Scripture Reading: II Chronicles 25 - 28 ...
Why do people do it? The longer I live the more clearly I see the utter foolishness of mankind's rejection of the one true God, which some days leads me to become so frustrated with people that I long for God to reveal Himself in such a powerful way that people would HAVE to take notice!! Of course, that would mean Jesus would have to return ... and that would mean that millions upon millions of people would face the same fate that many in our reading today faced: the swift and awesome judgment of God. So very often these days I think of mercy. I think of God's mercy for me and of His desire that I show the same mercy to people that HE has shown to me in Christ.
Reading through the lives of the kings is always a bit depressing. There are those rare moments when God worked in one of the kings of Judah to accomplish some good, but even then you still see glimpses of the remaining sin of the human heart that insists on doing its own thing and going its own way. King Joash (Chapter 24) had done many good things while Jehoiada, the priest, was still alive, but when he died, Joash actually had Jehoiada's son stoned to death. Joash, too, would die in disgrace, and his son, Amaziah would take the throne.
It was said of Amaziah that "he did what was right in the eyes of the LORD, but not wholeheartedly" (25:2). Isn't that a commentary on so many who "believe in God" today? Like many of the other kings, Amaziah didn't trust in the Lord, but actually hired soldiers from Israel to help him fight against his enemies. God wasn't impressed. He told Amaziah to send them back, but when he did, these soldiers (who had already been paid) attacked some cities in Judah and killed 3,000 people and carried off plunder for themselves (25:13). Such ungodly activity is "normal" for the sinful nature of men whose hearts are not on serving the LORD, our God.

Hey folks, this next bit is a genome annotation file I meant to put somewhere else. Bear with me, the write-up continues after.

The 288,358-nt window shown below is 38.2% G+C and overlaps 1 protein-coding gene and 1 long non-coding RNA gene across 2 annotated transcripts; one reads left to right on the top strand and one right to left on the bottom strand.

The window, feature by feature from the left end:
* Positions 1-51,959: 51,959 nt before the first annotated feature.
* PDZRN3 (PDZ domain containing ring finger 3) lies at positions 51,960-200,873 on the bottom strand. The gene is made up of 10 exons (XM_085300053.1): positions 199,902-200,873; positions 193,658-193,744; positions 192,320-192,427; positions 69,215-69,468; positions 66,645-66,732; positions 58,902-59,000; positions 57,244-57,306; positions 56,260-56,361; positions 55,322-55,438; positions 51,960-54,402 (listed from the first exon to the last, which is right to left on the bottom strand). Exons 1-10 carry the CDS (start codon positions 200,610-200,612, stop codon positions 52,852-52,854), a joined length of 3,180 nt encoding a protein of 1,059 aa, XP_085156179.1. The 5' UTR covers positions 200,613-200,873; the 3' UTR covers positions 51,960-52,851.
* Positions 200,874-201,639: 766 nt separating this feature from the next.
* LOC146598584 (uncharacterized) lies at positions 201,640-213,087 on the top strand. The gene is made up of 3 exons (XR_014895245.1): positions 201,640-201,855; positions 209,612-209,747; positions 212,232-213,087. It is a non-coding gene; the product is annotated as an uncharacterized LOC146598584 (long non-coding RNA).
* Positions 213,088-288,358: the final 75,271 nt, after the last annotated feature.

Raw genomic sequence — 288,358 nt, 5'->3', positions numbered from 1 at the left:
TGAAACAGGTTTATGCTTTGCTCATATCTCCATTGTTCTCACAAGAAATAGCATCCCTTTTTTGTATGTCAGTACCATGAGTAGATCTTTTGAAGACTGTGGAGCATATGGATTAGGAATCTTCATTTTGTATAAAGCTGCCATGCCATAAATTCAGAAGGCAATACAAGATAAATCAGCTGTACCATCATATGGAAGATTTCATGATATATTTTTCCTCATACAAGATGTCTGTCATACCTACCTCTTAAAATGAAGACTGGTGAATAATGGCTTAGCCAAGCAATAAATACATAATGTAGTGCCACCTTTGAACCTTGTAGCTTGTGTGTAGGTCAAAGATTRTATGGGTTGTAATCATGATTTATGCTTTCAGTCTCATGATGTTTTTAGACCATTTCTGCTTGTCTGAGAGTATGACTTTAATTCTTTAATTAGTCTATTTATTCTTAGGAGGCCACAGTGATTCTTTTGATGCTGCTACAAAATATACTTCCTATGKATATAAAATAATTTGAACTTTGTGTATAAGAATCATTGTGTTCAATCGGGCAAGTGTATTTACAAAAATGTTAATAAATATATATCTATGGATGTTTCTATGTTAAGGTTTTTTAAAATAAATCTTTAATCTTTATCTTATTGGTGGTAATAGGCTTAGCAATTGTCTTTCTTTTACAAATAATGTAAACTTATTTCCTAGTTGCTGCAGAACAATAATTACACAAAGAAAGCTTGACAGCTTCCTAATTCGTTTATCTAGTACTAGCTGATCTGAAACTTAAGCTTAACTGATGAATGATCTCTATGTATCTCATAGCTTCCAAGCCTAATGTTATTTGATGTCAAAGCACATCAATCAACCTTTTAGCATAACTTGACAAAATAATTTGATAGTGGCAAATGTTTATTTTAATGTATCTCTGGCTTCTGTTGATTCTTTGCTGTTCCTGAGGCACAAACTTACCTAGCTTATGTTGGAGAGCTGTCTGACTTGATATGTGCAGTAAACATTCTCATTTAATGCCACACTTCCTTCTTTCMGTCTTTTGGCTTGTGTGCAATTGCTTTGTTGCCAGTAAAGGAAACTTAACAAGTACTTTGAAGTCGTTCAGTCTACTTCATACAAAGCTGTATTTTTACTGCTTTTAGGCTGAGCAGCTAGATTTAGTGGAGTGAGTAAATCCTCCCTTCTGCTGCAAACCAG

Yet, what is even more astounding than such behavior is that of King Amaziah. Having defeated the Edomites, "he brought back the gods of the people of Seir. He set them up as his own gods, bowed down to them and burned sacrifices to them" (25:14). God asks him the logical question: "Why do you consult this people's gods, which could not save their own people from your hand?" (25:15). Throughout the times of the Kings of Israel and Judah God sent prophets to call His people to return to Him and to warn of judgment if they didn't. Rarely did they listen ... and all of this is an illustration for those who are God's people TODAY!
It's so easy to go on about our lives and forget that God speaks to us today through His Word. The more you read God's Word and know God's character, the more you pray and seek His wisdom and guidance, the more you hear His voice as He directs you through each day. But how few listen? Being devoted to God requires shutting out the other "voices" and being devoted to Him. That's why Paul writes, "Devote yourselves to prayer, being watchful and thankful" (Colossians 4:2).